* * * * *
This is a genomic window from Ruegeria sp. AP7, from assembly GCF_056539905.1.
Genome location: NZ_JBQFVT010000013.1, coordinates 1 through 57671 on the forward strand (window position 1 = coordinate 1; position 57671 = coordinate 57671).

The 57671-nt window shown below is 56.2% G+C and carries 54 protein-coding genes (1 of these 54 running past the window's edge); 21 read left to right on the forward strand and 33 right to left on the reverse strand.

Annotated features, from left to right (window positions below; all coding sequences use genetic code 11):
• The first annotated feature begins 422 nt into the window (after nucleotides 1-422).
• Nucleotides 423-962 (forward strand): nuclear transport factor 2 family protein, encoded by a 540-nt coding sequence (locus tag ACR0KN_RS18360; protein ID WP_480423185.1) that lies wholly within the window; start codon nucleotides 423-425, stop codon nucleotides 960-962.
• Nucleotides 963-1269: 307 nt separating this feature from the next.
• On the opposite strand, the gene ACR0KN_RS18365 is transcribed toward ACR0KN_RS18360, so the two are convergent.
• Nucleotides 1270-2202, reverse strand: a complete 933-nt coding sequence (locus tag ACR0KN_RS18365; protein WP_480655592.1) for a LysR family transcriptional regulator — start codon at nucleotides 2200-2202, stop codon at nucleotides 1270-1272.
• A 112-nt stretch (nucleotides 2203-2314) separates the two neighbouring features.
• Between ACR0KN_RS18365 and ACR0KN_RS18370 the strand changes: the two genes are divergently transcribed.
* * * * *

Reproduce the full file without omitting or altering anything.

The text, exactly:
This is a genomic window from Ruegeria sp. AP7, from assembly GCF_056539905.1.
Genome location: NZ_JBQFVT010000013.1, coordinates 1 through 57671 on the forward strand (window position 1 = coordinate 1; position 57671 = coordinate 57671).

The 57671-nt window shown below is 56.2% G+C and carries 54 protein-coding genes (1 of these 54 running past the window's edge); 21 read left to right on the forward strand and 33 right to left on the reverse strand.

Annotated features, from left to right (window positions below; all coding sequences use genetic code 11):
• The first annotated feature begins 422 nt into the window (after nucleotides 1-422).
• Nucleotides 423-962 (forward strand): nuclear transport factor 2 family protein, encoded by a 540-nt coding sequence (locus tag ACR0KN_RS18360; protein ID WP_480423185.1) that lies wholly within the window; start codon nucleotides 423-425, stop codon nucleotides 960-962.
• Nucleotides 963-1269: 307 nt separating this feature from the next.
• On the opposite strand, the gene ACR0KN_RS18365 is transcribed toward ACR0KN_RS18360, so the two are convergent.
• Nucleotides 1270-2202, reverse strand: a complete 933-nt coding sequence (locus tag ACR0KN_RS18365; protein WP_480655592.1) for a LysR family transcriptional regulator — start codon at nucleotides 2200-2202, stop codon at nucleotides 1270-1272.
• A 112-nt stretch (nucleotides 2203-2314) separates the two neighbouring features.
• Between ACR0KN_RS18365 and ACR0KN_RS18370 the strand changes: the two genes are divergently transcribed.